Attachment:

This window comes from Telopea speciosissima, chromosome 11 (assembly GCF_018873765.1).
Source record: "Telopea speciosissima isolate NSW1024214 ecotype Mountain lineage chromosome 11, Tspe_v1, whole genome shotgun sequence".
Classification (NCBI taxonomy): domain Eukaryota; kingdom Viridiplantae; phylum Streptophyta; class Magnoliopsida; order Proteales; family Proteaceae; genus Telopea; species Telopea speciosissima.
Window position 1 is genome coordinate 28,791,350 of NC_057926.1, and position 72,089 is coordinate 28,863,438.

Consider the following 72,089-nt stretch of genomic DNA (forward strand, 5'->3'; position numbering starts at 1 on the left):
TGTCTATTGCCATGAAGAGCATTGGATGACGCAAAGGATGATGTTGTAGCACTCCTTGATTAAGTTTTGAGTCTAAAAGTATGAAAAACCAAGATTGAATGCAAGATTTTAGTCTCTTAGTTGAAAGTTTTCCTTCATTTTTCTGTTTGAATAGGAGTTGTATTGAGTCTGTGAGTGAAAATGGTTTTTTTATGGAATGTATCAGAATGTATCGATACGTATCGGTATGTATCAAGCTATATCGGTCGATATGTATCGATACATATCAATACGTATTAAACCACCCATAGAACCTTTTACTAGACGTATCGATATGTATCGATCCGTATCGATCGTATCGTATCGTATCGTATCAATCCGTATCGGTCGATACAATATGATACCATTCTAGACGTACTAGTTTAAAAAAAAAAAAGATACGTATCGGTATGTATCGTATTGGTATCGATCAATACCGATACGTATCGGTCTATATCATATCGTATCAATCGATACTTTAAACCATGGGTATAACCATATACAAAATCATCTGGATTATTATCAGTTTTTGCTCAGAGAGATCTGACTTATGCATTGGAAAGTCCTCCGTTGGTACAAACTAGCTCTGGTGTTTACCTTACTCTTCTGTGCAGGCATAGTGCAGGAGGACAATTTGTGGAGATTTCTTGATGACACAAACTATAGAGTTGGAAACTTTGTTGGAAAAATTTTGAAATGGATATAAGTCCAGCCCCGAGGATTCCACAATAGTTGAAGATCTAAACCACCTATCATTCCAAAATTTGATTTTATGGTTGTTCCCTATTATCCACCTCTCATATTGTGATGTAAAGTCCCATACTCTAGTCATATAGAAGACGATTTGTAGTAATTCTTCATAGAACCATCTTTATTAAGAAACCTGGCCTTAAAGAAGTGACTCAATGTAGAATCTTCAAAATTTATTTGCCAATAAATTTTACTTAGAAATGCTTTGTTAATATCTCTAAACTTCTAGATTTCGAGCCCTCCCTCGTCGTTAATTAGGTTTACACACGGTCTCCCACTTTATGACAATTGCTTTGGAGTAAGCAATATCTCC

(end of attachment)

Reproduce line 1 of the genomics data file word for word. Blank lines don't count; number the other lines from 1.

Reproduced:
This window comes from Telopea speciosissima, chromosome 11 (assembly GCF_018873765.1).